The purpose of the Learning Lab is to build solutions to problems using the engineering design process. Students learn to ask, imagine, plan, create, test, and improve their designs through interdisciplinary projects as part of both the Jewish Studies and General Studies curriculum. While working on these projects, students apply many of the latest technologies including modeling, robotics, coding, 3D printing, and laser cutting. 


Middle school students are offered an enriching "rotation" program.  Students have the opportunity to choose a different rotation every 9 weeks. Rotations include music, library, sports, art and Learning Lab. In addition, Middle School students participate in an additional Physical Education and Learning Lab class once a week.

List of 5 items.

  • Art

    Art and creativity are timeless! Students learn about art history, traditional techniques, as well as innovative design methods in the art studio. Projects are inspired by artists, art movements, and discussions centered around materials, technique, style, use of color and lasting impact. Past projects have included analyzing the imagery in Marc Chagall’s I and the Village to discover memories of his childhood village; debating “what is art?” by comparing sculptures by Marcel Duchamp and Meret Oppenheim; and discussing how students’ art can inform their community through posters. Throughout the year your child has the opportunity to develop skills using paint, color pastels, gel crayons, clay, wood, wire, and 3D printing to produce spectacular results. Students are guided in new techniques and encouraged to trust their instincts. 
    Our families love following their artists through the online portfolio site “Artsonia.” The link can be shared with other “fans” of their work  as well.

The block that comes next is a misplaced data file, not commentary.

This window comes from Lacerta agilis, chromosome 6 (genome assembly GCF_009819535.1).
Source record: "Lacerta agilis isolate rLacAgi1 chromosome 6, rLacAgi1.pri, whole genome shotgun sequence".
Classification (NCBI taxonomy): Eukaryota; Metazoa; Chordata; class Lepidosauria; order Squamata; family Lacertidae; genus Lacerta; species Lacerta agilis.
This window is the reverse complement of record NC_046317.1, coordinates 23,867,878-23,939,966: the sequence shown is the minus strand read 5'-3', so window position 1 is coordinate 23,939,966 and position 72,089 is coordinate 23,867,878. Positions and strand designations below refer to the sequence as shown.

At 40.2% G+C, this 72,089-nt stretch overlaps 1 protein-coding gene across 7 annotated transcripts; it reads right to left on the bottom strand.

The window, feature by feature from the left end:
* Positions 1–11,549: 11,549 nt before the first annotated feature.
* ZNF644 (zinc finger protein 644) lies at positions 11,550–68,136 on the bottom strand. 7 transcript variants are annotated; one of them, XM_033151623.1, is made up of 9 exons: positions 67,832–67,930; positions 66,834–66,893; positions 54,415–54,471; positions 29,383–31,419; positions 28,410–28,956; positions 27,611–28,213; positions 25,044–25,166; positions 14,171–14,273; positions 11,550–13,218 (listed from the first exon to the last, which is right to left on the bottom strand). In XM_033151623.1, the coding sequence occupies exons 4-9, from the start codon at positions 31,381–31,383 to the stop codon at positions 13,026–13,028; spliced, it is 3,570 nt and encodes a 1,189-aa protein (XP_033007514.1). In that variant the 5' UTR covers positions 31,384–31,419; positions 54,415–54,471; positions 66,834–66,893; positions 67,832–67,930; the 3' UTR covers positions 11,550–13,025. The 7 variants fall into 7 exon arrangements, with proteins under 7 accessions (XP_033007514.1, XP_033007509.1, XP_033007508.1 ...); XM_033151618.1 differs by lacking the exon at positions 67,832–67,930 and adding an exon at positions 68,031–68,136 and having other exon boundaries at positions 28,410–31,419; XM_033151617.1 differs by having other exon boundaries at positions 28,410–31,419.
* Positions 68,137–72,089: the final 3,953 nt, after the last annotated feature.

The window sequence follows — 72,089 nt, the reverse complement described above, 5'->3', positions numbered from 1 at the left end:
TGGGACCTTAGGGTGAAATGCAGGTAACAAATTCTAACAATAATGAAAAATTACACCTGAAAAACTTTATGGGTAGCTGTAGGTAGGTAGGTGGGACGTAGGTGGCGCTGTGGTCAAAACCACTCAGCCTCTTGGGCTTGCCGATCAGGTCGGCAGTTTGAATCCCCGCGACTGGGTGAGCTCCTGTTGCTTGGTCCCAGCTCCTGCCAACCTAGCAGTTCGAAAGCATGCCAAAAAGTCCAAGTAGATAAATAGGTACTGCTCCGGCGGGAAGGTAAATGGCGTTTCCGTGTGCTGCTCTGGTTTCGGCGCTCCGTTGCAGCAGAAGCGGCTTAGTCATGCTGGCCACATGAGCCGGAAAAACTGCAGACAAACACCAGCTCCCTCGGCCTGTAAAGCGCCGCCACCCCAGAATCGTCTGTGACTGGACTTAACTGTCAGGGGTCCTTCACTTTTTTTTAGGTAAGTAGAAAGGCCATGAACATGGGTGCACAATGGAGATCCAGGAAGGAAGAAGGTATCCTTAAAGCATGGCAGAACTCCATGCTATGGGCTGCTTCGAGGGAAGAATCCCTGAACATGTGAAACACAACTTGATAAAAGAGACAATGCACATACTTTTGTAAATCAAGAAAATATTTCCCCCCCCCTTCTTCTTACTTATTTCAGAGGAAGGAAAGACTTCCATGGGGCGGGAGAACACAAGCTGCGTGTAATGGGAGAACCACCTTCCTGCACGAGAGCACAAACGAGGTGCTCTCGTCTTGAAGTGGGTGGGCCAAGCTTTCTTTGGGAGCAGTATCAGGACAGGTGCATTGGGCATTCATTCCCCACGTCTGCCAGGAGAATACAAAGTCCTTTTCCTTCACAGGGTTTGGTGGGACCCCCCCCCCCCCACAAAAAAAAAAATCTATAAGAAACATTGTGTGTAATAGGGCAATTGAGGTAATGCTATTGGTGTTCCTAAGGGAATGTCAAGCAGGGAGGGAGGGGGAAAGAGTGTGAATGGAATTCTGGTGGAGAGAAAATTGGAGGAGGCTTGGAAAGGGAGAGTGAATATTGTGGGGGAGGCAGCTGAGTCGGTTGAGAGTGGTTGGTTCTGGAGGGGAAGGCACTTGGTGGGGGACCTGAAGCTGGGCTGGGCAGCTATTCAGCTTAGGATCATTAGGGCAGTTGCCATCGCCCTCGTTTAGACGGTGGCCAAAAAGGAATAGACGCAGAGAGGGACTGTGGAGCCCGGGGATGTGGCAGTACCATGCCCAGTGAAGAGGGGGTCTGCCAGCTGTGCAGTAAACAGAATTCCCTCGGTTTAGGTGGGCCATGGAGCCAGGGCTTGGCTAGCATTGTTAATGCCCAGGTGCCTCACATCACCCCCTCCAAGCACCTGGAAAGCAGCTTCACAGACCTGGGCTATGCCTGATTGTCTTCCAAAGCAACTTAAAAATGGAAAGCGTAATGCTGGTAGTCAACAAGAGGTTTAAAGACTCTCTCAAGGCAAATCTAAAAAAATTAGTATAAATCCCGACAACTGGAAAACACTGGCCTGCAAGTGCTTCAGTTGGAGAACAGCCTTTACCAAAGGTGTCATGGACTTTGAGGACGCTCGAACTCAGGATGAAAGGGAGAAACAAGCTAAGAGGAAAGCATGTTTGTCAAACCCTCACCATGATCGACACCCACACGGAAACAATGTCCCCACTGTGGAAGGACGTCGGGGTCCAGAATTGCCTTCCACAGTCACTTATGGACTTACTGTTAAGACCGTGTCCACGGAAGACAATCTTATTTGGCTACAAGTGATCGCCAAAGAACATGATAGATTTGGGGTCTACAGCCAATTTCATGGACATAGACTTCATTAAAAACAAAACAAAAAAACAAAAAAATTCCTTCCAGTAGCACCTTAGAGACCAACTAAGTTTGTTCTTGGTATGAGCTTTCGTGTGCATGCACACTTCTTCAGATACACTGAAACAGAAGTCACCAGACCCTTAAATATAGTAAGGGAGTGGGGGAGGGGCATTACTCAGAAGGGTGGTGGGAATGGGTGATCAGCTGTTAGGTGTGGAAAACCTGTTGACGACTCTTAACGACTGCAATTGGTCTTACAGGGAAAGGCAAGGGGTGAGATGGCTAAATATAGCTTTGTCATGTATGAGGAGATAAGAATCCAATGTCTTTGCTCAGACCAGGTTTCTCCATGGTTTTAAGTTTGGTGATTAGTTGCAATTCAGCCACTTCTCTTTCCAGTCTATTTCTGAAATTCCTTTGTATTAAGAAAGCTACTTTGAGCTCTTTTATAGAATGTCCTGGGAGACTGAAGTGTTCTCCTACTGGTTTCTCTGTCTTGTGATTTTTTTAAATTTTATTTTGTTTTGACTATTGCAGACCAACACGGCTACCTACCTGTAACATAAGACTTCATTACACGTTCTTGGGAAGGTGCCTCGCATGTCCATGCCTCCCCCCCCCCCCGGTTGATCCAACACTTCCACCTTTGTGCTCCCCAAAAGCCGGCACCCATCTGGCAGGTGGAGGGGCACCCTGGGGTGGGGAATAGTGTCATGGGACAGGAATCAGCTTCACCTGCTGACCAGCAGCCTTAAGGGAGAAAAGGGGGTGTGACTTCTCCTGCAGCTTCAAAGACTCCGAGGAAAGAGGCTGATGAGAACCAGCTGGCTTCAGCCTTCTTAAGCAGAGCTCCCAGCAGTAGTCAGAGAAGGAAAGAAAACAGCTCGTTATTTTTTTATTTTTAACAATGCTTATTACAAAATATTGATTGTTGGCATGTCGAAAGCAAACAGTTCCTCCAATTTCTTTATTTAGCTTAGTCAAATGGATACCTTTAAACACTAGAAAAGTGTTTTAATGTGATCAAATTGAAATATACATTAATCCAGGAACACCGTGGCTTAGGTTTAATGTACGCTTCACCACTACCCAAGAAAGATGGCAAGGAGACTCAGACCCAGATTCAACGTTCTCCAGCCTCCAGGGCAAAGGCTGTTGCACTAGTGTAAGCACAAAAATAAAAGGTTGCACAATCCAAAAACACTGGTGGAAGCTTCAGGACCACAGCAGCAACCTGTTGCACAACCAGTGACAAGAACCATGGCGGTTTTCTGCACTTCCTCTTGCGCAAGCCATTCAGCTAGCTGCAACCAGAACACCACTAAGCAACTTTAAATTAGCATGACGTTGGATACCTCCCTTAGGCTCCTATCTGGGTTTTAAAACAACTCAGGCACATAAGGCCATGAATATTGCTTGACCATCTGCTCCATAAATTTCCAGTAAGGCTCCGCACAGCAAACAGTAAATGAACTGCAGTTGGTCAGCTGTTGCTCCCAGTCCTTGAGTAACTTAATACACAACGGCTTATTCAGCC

• Learning Lab

    The Learning Lab focuses on utilizing the engineering design process to build solutions to problems. Students learn to ask, imagine, plan, create, test, and improve their designs through interdisciplinary projects in both the Jewish Studies and General Studies classrooms. Students engage in modeling, robotics, coding, 3D printing, and laser cutting in the Learning Lab. 

    Incorporating traditional STEAM classes, our Learning Lab emphasizes creativity as a necessary component to traditional science, technology, engineering, art and math curricula. While these areas provide the tools, we teach that our big ideas, discoveries and solutions begin with a spark and some heart. The Learning Lab is where students are excited to solve problems. Using the engineering design process - ask, imagine, plan, create, test and improve - your child will sharpen their critical thinking skills and learn how to approach challenges from various perspectives. Whether it is through modeling, robotics, coding, 3D printing, software design and production, or using laser cutting tools, students become invested in their work and solving challenges versus simply completing an assignment - a lesson all its own!
  • Library